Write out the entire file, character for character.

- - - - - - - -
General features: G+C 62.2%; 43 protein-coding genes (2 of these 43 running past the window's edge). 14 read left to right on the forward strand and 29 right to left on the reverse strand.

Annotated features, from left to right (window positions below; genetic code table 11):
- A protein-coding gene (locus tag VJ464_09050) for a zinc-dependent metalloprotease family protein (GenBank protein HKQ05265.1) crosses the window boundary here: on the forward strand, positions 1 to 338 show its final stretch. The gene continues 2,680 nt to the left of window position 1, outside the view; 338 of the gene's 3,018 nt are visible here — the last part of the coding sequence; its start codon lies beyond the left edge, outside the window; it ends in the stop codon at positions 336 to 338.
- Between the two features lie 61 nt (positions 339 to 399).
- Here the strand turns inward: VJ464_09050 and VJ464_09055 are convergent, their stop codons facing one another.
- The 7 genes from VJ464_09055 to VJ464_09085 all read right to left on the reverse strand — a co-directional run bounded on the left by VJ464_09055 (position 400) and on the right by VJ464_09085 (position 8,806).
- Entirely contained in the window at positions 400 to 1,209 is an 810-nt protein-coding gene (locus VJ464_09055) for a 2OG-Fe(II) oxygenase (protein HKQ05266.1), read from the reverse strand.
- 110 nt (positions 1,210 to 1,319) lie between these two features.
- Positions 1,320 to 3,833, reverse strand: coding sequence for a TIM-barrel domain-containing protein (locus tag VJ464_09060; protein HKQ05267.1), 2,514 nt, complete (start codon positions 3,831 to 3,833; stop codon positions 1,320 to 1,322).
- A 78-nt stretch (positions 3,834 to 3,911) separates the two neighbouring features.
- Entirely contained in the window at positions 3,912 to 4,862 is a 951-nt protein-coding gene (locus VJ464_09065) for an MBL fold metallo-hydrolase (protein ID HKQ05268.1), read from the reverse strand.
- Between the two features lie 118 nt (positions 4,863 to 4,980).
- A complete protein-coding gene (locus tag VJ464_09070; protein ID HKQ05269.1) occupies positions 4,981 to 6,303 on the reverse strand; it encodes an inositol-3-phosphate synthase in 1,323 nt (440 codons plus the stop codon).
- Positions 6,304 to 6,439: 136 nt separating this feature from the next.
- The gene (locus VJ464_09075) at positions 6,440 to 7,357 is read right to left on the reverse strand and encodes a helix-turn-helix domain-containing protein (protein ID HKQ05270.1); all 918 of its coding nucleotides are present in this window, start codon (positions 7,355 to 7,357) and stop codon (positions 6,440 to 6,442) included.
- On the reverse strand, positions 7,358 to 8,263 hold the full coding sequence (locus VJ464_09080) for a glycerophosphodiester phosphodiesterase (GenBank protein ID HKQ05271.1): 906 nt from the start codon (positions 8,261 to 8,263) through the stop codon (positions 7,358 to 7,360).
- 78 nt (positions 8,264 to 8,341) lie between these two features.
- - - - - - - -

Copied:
General features: G+C 62.2%; 43 protein-coding genes (2 of these 43 running past the window's edge). 14 read left to right on the forward strand and 29 right to left on the reverse strand.

Annotated features, from left to right (window positions below; genetic code table 11):
- A protein-coding gene (locus tag VJ464_09050) for a zinc-dependent metalloprotease family protein (GenBank protein HKQ05265.1) crosses the window boundary here: on the forward strand, positions 1 to 338 show its final stretch. The gene continues 2,680 nt to the left of window position 1, outside the view; 338 of the gene's 3,018 nt are visible here — the last part of the coding sequence; its start codon lies beyond the left edge, outside the window; it ends in the stop codon at positions 336 to 338.
- Between the two features lie 61 nt (positions 339 to 399).
- Here the strand turns inward: VJ464_09050 and VJ464_09055 are convergent, their stop codons facing one another.
- The 7 genes from VJ464_09055 to VJ464_09085 all read right to left on the reverse strand — a co-directional run bounded on the left by VJ464_09055 (position 400) and on the right by VJ464_09085 (position 8,806).
- Entirely contained in the window at positions 400 to 1,209 is an 810-nt protein-coding gene (locus VJ464_09055) for a 2OG-Fe(II) oxygenase (protein HKQ05266.1), read from the reverse strand.
- 110 nt (positions 1,210 to 1,319) lie between these two features.
- Positions 1,320 to 3,833, reverse strand: coding sequence for a TIM-barrel domain-containing protein (locus tag VJ464_09060; protein HKQ05267.1), 2,514 nt, complete (start codon positions 3,831 to 3,833; stop codon positions 1,320 to 1,322).
- A 78-nt stretch (positions 3,834 to 3,911) separates the two neighbouring features.
- Entirely contained in the window at positions 3,912 to 4,862 is a 951-nt protein-coding gene (locus VJ464_09065) for an MBL fold metallo-hydrolase (protein ID HKQ05268.1), read from the reverse strand.
- Between the two features lie 118 nt (positions 4,863 to 4,980).
- A complete protein-coding gene (locus tag VJ464_09070; protein ID HKQ05269.1) occupies positions 4,981 to 6,303 on the reverse strand; it encodes an inositol-3-phosphate synthase in 1,323 nt (440 codons plus the stop codon).
- Positions 6,304 to 6,439: 136 nt separating this feature from the next.
- The gene (locus VJ464_09075) at positions 6,440 to 7,357 is read right to left on the reverse strand and encodes a helix-turn-helix domain-containing protein (protein ID HKQ05270.1); all 918 of its coding nucleotides are present in this window, start codon (positions 7,355 to 7,357) and stop codon (positions 6,440 to 6,442) included.
- On the reverse strand, positions 7,358 to 8,263 hold the full coding sequence (locus VJ464_09080) for a glycerophosphodiester phosphodiesterase (GenBank protein ID HKQ05271.1): 906 nt from the start codon (positions 8,261 to 8,263) through the stop codon (positions 7,358 to 7,360).
- 78 nt (positions 8,264 to 8,341) lie between these two features.